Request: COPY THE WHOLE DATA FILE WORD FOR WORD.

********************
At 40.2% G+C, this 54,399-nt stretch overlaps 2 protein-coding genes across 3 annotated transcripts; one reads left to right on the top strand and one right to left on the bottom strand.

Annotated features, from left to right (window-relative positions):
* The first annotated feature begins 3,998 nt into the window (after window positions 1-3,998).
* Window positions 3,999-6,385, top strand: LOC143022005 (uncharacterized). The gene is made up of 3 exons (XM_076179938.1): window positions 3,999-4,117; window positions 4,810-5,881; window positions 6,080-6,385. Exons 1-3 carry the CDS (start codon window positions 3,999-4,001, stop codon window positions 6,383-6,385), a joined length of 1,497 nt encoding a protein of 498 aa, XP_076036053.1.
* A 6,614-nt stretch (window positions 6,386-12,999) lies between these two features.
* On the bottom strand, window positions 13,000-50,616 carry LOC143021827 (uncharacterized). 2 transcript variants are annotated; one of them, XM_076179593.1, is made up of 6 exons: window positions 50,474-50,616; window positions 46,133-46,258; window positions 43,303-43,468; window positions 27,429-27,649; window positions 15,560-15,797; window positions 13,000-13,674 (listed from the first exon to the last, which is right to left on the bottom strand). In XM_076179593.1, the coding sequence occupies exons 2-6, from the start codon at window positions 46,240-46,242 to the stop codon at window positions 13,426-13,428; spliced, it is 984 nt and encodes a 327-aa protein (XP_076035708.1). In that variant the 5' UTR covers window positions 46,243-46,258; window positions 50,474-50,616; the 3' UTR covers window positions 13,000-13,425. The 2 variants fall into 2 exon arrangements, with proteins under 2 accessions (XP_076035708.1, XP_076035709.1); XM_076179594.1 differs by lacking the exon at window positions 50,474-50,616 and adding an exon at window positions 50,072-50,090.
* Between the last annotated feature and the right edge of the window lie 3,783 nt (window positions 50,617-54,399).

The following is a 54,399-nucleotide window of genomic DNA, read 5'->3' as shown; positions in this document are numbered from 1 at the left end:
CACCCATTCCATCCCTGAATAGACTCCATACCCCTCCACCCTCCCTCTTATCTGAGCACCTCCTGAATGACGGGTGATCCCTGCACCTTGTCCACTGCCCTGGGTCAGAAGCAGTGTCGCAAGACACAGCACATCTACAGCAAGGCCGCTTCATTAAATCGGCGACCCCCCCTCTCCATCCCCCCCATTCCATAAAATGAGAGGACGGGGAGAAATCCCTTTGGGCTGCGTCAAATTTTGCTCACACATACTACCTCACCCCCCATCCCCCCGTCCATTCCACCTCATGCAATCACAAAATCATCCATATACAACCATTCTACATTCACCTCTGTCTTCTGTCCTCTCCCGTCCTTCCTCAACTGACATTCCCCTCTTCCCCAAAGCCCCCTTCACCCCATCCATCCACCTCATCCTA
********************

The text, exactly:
At 40.2% G+C, this 54,399-nt stretch overlaps 2 protein-coding genes across 3 annotated transcripts; one reads left to right on the top strand and one right to left on the bottom strand.

Annotated features, from left to right (window-relative positions):
* The first annotated feature begins 3,998 nt into the window (after window positions 1-3,998).
* Window positions 3,999-6,385, top strand: LOC143022005 (uncharacterized). The gene is made up of 3 exons (XM_076179938.1): window positions 3,999-4,117; window positions 4,810-5,881; window positions 6,080-6,385. Exons 1-3 carry the CDS (start codon window positions 3,999-4,001, stop codon window positions 6,383-6,385), a joined length of 1,497 nt encoding a protein of 498 aa, XP_076036053.1.
* A 6,614-nt stretch (window positions 6,386-12,999) lies between these two features.
* On the bottom strand, window positions 13,000-50,616 carry LOC143021827 (uncharacterized). 2 transcript variants are annotated; one of them, XM_076179593.1, is made up of 6 exons: window positions 50,474-50,616; window positions 46,133-46,258; window positions 43,303-43,468; window positions 27,429-27,649; window positions 15,560-15,797; window positions 13,000-13,674 (listed from the first exon to the last, which is right to left on the bottom strand). In XM_076179593.1, the coding sequence occupies exons 2-6, from the start codon at window positions 46,240-46,242 to the stop codon at window positions 13,426-13,428; spliced, it is 984 nt and encodes a 327-aa protein (XP_076035708.1). In that variant the 5' UTR covers window positions 46,243-46,258; window positions 50,474-50,616; the 3' UTR covers window positions 13,000-13,425. The 2 variants fall into 2 exon arrangements, with proteins under 2 accessions (XP_076035708.1, XP_076035709.1); XM_076179594.1 differs by lacking the exon at window positions 50,474-50,616 and adding an exon at window positions 50,072-50,090.
* Between the last annotated feature and the right edge of the window lie 3,783 nt (window positions 50,617-54,399).

The following is a 54,399-nucleotide window of genomic DNA, read 5'->3' as shown; positions in this document are numbered from 1 at the left end:
CACCCATTCCATCCCTGAATAGACTCCATACCCCTCCACCCTCCCTCTTATCTGAGCACCTCCTGAATGACGGGTGATCCCTGCACCTTGTCCACTGCCCTGGGTCAGAAGCAGTGTCGCAAGACACAGCACATCTACAGCAAGGCCGCTTCATTAAATCGGCGACCCCCCCTCTCCATCCCCCCCATTCCATAAAATGAGAGGACGGGGAGAAATCCCTTTGGGCTGCGTCAAATTTTGCTCACACATACTACCTCACCCCCCATCCCCCCGTCCATTCCACCTCATGCAATCACAAAATCATCCATATACAACCATTCTACATTCACCTCTGTCTTCTGTCCTCTCCCGTCCTTCCTCAACTGACATTCCCCTCTTCCCCAAAGCCCCCTTCACCCCATCCATCCACCTCATCCTA